The “Indian Summer” is also a wonderful time in the Russian Far East, with daytime temperatures hovering around 23 degrees for most of the month. Source: PhotoXpress
Temperatures tend to fall in a hurry in Moscow in September, but many other parts of the country enjoy the wonderful бабье лето (bа́bye léto) or “Indian Summer” throughout the month when pleasant days make way for cool nights. This is the time when leaves slowly start to change colour and there is the freshest of fragrances in the forests.
I always preferred to travel across Russia in September, when everyone else was back home from vacation and tourist sites were practically empty. It also helped that airfares and hotel prices dropped with the temperatures! Lake Baikal is at its best in September when its banks reflect the golden colour of the autumn leaves. The water is still a few degrees above zero and adrenaline-seekers would be well advised to jump in at the warmest part of the day.
The “Indian Summer” is also a wonderful time in the Russian Far East, with daytime temperatures hovering around 23 degrees for most of the month. If April is the month to visit Paris and May, the month for St Petersburg, Khabarovsk is at its best in September. As I mentioned here, very few sites in the enormous Eurasian landmass of Russia compare to the beauty of an autumn full moon over the majestic Amur River, reflecting on the golden domes of a nearby cathedral.
A lot of people get grumpy in Russia, knowing that the cold snowy winter is only a couple of months away and when I tried to convince them to enjoy the beauty of the glorious September days, I was told that I always had a warm tropical country to go back to, whenever I got sick of the cold. My retort would be that September has been justifiably celebrated for ages in Russia.
I quote the great Russian poet Alexander Pushkin:
“People have harsh words for these days of autumn,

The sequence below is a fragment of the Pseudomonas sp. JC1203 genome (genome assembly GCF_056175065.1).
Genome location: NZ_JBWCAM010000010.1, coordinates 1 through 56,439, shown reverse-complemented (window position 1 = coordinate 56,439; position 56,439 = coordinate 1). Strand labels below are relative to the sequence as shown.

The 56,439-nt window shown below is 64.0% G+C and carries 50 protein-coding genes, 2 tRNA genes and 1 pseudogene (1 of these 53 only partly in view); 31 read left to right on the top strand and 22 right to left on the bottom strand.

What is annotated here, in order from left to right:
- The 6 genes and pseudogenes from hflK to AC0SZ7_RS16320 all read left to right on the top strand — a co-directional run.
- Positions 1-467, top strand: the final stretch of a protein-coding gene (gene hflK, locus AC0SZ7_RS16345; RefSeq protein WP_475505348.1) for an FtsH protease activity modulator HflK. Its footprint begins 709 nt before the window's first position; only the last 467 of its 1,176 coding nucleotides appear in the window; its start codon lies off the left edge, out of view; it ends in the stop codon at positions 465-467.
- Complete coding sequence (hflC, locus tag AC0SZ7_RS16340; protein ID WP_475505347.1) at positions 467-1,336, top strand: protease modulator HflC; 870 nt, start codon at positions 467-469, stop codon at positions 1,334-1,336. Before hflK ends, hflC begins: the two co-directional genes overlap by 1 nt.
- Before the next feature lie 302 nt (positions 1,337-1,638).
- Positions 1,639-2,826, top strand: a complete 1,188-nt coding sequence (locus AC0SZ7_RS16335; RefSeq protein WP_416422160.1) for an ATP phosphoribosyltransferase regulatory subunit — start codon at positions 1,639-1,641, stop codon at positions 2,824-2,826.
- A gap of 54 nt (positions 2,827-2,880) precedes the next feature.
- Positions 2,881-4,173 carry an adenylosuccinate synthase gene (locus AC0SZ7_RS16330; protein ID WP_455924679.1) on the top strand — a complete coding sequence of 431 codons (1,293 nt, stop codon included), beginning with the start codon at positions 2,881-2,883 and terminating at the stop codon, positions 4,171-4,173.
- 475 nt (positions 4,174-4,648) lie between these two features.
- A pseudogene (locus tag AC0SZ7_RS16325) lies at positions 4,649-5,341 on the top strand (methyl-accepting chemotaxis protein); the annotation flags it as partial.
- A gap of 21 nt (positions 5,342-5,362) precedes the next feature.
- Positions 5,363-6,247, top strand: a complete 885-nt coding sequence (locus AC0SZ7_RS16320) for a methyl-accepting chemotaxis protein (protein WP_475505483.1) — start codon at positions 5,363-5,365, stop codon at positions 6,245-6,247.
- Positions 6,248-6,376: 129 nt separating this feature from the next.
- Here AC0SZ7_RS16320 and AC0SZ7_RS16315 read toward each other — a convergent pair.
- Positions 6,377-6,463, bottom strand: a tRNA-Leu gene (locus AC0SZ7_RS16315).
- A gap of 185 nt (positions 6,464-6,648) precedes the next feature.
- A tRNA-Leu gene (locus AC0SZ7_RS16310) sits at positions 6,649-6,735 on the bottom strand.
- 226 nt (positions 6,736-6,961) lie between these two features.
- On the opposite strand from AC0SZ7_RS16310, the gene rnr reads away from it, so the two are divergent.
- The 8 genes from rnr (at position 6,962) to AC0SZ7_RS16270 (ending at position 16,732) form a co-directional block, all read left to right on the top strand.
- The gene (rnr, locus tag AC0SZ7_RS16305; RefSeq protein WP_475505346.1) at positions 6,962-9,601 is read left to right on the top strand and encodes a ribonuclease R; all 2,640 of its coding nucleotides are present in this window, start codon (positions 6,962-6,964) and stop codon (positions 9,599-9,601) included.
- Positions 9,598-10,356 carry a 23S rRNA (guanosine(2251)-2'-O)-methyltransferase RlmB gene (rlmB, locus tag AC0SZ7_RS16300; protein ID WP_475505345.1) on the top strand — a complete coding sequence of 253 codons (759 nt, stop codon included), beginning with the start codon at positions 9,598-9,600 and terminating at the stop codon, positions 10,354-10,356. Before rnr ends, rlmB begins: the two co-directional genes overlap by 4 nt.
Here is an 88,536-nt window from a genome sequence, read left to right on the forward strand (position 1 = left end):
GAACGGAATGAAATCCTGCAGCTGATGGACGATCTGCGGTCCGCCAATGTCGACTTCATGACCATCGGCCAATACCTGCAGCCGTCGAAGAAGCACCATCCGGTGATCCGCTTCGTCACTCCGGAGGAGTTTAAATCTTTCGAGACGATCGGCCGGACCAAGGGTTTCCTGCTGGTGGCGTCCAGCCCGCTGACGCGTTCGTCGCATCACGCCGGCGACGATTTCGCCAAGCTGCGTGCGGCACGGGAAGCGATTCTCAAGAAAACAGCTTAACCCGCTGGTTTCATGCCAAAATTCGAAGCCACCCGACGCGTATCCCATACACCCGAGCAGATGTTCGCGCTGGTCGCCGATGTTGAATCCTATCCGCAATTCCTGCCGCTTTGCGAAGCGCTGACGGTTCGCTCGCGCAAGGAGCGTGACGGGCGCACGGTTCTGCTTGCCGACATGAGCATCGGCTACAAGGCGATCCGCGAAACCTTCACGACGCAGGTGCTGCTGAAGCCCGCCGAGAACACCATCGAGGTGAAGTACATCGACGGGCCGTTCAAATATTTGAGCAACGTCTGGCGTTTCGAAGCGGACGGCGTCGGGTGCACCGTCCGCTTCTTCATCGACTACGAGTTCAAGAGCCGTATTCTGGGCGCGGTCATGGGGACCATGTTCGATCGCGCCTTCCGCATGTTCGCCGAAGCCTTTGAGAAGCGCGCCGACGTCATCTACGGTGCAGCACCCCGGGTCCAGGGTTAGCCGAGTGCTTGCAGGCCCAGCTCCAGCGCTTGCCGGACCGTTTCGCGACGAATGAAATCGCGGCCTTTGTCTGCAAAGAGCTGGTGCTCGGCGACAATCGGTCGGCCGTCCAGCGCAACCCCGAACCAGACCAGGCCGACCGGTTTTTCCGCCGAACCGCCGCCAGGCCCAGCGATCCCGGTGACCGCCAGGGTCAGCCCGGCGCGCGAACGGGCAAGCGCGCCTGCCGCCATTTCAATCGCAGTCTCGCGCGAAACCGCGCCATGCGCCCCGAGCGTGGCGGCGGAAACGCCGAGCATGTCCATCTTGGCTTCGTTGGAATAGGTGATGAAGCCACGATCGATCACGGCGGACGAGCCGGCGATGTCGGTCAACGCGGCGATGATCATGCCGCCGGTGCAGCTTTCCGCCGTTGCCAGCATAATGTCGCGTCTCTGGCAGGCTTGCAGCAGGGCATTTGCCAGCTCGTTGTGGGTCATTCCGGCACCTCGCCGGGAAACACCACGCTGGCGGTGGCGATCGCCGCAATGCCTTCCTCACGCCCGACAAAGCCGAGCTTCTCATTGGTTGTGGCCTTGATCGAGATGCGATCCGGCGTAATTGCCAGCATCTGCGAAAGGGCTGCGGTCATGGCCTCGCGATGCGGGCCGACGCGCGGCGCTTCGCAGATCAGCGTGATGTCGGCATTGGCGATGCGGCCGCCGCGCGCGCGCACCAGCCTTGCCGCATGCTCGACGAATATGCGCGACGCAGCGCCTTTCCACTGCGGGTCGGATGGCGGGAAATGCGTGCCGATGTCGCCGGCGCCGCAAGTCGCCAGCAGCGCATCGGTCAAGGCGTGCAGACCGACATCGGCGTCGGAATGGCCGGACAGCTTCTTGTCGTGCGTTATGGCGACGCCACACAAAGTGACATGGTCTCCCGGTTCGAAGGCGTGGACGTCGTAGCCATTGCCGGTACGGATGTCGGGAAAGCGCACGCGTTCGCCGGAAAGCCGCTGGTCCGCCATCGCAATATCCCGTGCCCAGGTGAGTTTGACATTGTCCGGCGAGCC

but, reader, they are dear to me, I love
their unassuming light, their quiet beauty.
Autumn attracts me like a neglected girl
among her sisters. And, to be quite honest,
she is the only one that warms my heart.
She has her good points; whimsically dreaming
and free from vanity, I find her charms appealing.”
Russia is indeed a wonderful place for a romantic sojourn in September but there are many who dread the thought of the month. Take for instance, school-children, who have to wait 9 months before summer vacation. For most children, the New Year break in January is not as much fun as the summer by any stretch of the imagination.
University students have a slightly better attitude towards September since most Russian regions have stopped forcing them to help farmers harvest potatoes! As a part-time Russian-language student, I seemed to be the only one enjoying the few days on a field harvesting potatoes. “Only foreigners can enjoy working in a dacha (summer cottage) or plucking potatoes,” an irritated student-friend would tell me once. Many oil company executives and expats working on shelf projects on Sakhalin Island would find “dacha-work” very mentally relaxing and a way of being in harmony with nature. University students, on the other hand, felt they had better things to do with their time.
Other young people dreaded the thought of the autumn army draft. Late-summer would be the best time to enjoy intimate moments with girlfriends before reporting for army duty. One has to wonder whether the large number of injuries from extreme sports in the end of August had anything to do with the fact that an army medical and fitness exam was just around the corner!
For those adults who don’t have to worry about army duty, September is indeed a happy and wonderful month. As the “Indian Summer” gives way to the real autumn, the Russian landscape virtually turns into an Isaac Levitan painting. It’s time to take fresh walks in the aromatic forest, go for long jogs on cool and sunny weekend mornings, harvest fresh vegetables and to gather mushrooms and blueberries.
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